“At the back door for the walkout, you’ll have the standard, very iconic shot of them walking down that ramp and turning the corner to their transport vehicle,” Wizikowski said. “But we’ll also have a camera at the back of the alley behind the families and behind the media, elevated on a track and it will be able to dolly back and forth to give us a new angle that we have not seen before.”
During the convoy route … we’ll have a vehicle thats running northbound in the southbound lanes, parallel to the crew convoy, to get a camera angle that’s just following along with them, trying to supplement a lot of the roof shots that we typically get,” Wizikowski said.
NASA says Grammy Award-winning singer Kelly Clarkson will also perform “The Star-Spangled Banner” during the pre-launch coverage.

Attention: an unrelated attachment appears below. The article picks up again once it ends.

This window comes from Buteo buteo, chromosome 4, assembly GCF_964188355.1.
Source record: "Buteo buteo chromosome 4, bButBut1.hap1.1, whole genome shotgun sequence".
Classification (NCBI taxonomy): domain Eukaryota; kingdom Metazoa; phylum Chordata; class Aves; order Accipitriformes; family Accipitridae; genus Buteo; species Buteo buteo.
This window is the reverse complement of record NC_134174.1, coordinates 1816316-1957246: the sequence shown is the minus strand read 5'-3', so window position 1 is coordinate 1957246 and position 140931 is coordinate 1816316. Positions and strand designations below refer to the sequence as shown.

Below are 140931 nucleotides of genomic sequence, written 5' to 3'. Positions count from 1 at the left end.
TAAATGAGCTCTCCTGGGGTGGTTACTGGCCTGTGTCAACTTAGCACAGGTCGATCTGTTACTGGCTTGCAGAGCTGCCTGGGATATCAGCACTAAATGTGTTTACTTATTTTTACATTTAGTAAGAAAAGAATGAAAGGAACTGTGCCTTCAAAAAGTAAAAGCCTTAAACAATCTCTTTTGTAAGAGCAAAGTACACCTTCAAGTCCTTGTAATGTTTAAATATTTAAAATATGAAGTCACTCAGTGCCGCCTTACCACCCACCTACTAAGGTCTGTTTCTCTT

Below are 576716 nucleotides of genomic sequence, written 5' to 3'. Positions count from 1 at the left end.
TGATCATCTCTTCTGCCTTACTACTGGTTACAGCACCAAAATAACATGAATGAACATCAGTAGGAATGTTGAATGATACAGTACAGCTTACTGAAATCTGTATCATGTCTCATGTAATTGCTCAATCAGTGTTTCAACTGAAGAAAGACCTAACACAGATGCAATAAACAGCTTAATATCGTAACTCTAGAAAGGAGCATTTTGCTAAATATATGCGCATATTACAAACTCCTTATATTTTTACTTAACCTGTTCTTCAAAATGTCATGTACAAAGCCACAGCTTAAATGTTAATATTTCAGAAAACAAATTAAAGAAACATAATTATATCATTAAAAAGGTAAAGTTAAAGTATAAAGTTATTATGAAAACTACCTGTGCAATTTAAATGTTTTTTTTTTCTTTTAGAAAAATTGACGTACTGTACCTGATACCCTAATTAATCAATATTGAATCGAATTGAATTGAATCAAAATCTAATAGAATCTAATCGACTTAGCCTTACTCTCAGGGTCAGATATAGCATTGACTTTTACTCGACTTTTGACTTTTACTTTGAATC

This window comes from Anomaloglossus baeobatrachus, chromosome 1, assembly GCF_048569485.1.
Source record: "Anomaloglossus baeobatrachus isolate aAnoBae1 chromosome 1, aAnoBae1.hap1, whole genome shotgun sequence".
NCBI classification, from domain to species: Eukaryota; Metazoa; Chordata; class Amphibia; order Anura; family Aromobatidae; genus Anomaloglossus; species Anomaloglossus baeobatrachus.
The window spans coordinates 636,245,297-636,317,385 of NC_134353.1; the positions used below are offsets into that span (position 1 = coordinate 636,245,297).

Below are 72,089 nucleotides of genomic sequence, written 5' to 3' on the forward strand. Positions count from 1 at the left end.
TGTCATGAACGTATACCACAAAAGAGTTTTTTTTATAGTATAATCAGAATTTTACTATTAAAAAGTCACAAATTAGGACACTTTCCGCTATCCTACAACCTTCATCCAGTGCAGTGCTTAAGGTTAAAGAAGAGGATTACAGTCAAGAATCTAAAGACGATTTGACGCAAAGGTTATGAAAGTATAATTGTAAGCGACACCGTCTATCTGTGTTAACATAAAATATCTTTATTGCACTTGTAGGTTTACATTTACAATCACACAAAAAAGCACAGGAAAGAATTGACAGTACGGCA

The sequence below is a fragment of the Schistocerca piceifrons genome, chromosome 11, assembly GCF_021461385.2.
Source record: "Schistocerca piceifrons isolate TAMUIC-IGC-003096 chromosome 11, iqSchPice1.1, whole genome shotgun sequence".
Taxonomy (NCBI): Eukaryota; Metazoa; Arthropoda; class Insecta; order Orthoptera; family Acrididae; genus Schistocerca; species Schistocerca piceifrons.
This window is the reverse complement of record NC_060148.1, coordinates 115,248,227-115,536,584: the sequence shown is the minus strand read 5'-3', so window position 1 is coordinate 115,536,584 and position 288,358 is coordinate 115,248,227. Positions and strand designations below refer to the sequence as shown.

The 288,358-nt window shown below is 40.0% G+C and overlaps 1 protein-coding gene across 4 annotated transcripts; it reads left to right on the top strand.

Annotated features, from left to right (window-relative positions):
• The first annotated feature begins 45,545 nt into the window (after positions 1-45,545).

NASA spokesperson and commentator Dan Huot will host the launch broadcast from SpaceX headquarters in Hawthorne, California. He will be joined by Jessie Anderson and John Insprucker, SpaceX engineers and commentators who regularly anchor the company’s launch webcasts.
NASA’s Marie Lewis, SpaceX’s Lauren Lyons and former astronaut Leland Melvin will provide commentary from the Kennedy Space Center.
After the launch, NASA’s Huot, Gary Jordan, Leah Cheshier and Courtney Beasley will provide commentary from Hawthorne and Houston through the Crew Dragon’s flight to the International Space Station. SpaceX’s Kate Tice, Siva Bharadvaj, and Michael Andrews will join the NASA team in the coverage.
Assuming launch occurs Saturday, the Crew Dragon capsule is scheduled to dock with the International Space Station at 10:29 a.m. EDT (1429 GMT) Sunday. Hurley and Behnken will open hatches and enter the station around 12:45 p.m. EDT (1645 GMT), where they will be welcomed by station commander Chris Cassidy and Russian crewmates Anatoly Ivanishin and Ivan Vagner.
NASA TV will provide live coverage of the mission from the start of the crew’s suit-up activities at Kennedy, until after they are welcomed aboard the International Space Station the day after launch.